Ostensibly, Doug Block's highly personal documentary 51 Birch Street asks "How well do you really know your parents?" But really, its focus is a much smaller question: "Can director Doug Block cope with the things he learned about his parents, and will he be able to get over his own squeamishness and decide for himself whether he really wants to learn more?" Ultimately, the film reveals more about Block than about his private, remote mother and father, and while the revelations are queasily fascinating, à la Capturing The Friedmans or Stevie, the joys of watching a man carry out his own therapy onscreen are fairly limited.
Block establishes his own character early on by filming his uncomfortable mother from the bottom of a staircase; she self-consciously protests that he "destroyed trust" by filming "from below," which he promised not to do, and she hides behind a door, telling him he can't use the footage he just shot. Obviously, he did. And the wheedling pursuit of her that follows readily reveals his film-over-family priorities, and the way he distances himself from his kin by hiding behind the camera and his agenda.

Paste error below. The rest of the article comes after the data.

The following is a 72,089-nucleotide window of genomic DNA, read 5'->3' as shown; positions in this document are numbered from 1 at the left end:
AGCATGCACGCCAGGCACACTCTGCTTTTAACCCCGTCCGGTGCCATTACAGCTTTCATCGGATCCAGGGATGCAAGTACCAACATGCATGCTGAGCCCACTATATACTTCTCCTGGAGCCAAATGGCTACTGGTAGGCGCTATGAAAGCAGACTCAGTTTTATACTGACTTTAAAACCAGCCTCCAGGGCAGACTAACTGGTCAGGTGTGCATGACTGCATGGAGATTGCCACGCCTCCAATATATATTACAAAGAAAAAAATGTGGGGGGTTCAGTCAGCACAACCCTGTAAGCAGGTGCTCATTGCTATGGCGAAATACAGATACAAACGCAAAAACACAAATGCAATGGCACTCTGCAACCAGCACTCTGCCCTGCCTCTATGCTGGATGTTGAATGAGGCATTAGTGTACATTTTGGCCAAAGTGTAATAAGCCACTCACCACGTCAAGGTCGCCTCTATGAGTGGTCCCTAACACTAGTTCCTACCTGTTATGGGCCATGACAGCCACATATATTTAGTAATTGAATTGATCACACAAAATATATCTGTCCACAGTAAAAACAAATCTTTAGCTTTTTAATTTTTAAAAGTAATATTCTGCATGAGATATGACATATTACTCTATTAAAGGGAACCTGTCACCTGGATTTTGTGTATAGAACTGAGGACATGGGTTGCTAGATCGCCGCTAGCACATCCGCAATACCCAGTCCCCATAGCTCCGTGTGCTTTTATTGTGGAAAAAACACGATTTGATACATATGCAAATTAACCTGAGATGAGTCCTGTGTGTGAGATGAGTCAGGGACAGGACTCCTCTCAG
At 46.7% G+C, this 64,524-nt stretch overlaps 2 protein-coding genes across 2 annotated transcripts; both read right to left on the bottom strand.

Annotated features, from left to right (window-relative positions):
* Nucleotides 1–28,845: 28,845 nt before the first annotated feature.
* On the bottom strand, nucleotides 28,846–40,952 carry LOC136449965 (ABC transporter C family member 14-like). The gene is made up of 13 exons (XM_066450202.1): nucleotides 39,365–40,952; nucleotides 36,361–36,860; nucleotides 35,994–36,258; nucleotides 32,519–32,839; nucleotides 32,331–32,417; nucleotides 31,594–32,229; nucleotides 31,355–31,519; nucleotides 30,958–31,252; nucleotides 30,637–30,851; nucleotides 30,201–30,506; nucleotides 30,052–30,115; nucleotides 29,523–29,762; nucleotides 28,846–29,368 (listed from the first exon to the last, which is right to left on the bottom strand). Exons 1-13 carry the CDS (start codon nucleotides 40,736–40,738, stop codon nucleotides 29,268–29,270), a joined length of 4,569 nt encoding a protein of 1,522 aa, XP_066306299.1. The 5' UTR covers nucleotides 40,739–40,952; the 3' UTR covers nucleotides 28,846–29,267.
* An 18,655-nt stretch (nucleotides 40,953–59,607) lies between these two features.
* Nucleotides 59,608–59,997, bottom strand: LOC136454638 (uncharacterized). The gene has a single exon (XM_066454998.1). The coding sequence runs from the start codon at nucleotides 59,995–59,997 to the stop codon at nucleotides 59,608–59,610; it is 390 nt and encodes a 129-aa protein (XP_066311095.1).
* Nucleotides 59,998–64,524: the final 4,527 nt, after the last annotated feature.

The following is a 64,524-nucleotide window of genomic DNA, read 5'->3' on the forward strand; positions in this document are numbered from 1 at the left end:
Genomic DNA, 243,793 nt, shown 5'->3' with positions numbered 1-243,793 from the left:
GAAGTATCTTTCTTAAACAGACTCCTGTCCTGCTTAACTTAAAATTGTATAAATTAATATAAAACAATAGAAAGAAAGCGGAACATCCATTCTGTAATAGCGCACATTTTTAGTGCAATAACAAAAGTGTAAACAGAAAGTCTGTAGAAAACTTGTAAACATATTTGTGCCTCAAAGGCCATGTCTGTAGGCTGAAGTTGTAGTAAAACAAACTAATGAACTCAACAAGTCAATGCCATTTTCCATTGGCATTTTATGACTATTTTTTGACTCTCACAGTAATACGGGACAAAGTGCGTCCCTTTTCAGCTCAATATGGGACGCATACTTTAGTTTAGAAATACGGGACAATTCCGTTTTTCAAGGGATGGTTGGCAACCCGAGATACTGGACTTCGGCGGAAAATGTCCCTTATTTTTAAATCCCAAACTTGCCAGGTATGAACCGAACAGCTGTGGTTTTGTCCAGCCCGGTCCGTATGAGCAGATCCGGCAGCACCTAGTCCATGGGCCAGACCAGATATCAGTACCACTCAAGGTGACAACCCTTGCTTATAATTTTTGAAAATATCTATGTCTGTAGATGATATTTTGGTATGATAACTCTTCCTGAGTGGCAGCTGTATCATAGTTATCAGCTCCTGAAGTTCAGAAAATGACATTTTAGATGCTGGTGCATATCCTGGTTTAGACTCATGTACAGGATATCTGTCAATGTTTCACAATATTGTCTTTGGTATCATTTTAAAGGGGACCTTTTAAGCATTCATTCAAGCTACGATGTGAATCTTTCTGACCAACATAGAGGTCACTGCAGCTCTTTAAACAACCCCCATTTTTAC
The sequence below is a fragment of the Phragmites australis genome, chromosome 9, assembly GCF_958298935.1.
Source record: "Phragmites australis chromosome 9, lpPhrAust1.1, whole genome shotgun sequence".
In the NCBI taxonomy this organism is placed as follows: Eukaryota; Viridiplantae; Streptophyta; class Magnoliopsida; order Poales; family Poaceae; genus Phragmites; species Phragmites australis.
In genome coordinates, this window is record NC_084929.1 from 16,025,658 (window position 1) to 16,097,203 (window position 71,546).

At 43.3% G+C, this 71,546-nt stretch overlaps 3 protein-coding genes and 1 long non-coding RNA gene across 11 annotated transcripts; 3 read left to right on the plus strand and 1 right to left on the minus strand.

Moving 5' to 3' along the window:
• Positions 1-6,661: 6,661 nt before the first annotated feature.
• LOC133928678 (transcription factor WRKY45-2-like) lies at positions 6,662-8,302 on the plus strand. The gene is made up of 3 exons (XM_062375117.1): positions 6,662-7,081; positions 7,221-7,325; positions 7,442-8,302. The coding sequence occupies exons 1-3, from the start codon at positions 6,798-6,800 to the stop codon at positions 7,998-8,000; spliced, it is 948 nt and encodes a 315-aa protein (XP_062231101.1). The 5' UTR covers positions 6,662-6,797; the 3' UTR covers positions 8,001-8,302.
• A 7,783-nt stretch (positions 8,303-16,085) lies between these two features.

That holds true as he begins his project, interviewing and analyzing his folks, and it continues as his mother suddenly dies and his 83-year-old father Mike announces his intent to marry his former secretary Kitty and move to Florida. Obviously stung, Block follows Mike around with a camera, asking vague questions about the situation, capturing his own passive-aggression and discomfort as much as his father's bland geniality. Later, he self-righteously interviews his siblings, encouraging them to express their disapproval of Mike and Kitty's marriage. Then he begins poring through his mother's diaries, digging up and micro-analyzing evidence of marital dissatisfaction. Throughout the film, he seems flabbergasted yet mesmerized by the evidence of cracks in his folks' marriage, and ambivalent about whether he wants to know more. Instead of deciding—or just asking his dad for the truth—he circles the issue, seeking validation from his interview subjects and worrying the issue to death. When, in the end, Mike hesitantly turns the camera back on him, Block seems embarrassed, yet delighted. Presumably, somewhere deep in his heart, he knew all along that his neurotic home movie was really all about him.